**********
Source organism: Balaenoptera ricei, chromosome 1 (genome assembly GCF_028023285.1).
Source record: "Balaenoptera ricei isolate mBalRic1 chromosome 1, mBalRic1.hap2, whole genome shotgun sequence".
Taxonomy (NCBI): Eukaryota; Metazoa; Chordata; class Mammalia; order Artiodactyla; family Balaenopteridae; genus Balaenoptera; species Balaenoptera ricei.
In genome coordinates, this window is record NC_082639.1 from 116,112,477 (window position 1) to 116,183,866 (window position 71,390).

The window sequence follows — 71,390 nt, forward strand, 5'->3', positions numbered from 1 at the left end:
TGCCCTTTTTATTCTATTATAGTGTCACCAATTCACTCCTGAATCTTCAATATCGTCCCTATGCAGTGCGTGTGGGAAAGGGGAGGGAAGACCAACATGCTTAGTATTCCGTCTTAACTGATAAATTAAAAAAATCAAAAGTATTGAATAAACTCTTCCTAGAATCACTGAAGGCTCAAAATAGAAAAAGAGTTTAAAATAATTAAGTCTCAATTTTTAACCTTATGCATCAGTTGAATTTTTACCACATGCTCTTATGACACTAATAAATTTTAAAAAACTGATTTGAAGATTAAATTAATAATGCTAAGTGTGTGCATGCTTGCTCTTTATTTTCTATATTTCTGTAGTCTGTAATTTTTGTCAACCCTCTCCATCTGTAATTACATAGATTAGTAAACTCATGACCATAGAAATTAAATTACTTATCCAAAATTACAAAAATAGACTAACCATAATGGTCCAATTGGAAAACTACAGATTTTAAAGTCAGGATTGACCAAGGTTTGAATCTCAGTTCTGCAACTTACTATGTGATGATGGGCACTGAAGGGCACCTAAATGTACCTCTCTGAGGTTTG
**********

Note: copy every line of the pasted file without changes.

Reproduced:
Source organism: Balaenoptera ricei, chromosome 1 (genome assembly GCF_028023285.1).
Source record: "Balaenoptera ricei isolate mBalRic1 chromosome 1, mBalRic1.hap2, whole genome shotgun sequence".
Taxonomy (NCBI): Eukaryota; Metazoa; Chordata; class Mammalia; order Artiodactyla; family Balaenopteridae; genus Balaenoptera; species Balaenoptera ricei.
In genome coordinates, this window is record NC_082639.1 from 116,112,477 (window position 1) to 116,183,866 (window position 71,390).

The window sequence follows — 71,390 nt, forward strand, 5'->3', positions numbered from 1 at the left end:
TGCCCTTTTTATTCTATTATAGTGTCACCAATTCACTCCTGAATCTTCAATATCGTCCCTATGCAGTGCGTGTGGGAAAGGGGAGGGAAGACCAACATGCTTAGTATTCCGTCTTAACTGATAAATTAAAAAAATCAAAAGTATTGAATAAACTCTTCCTAGAATCACTGAAGGCTCAAAATAGAAAAAGAGTTTAAAATAATTAAGTCTCAATTTTTAACCTTATGCATCAGTTGAATTTTTACCACATGCTCTTATGACACTAATAAATTTTAAAAAACTGATTTGAAGATTAAATTAATAATGCTAAGTGTGTGCATGCTTGCTCTTTATTTTCTATATTTCTGTAGTCTGTAATTTTTGTCAACCCTCTCCATCTGTAATTACATAGATTAGTAAACTCATGACCATAGAAATTAAATTACTTATCCAAAATTACAAAAATAGACTAACCATAATGGTCCAATTGGAAAACTACAGATTTTAAAGTCAGGATTGACCAAGGTTTGAATCTCAGTTCTGCAACTTACTATGTGATGATGGGCACTGAAGGGCACCTAAATGTACCTCTCTGAGGTTTG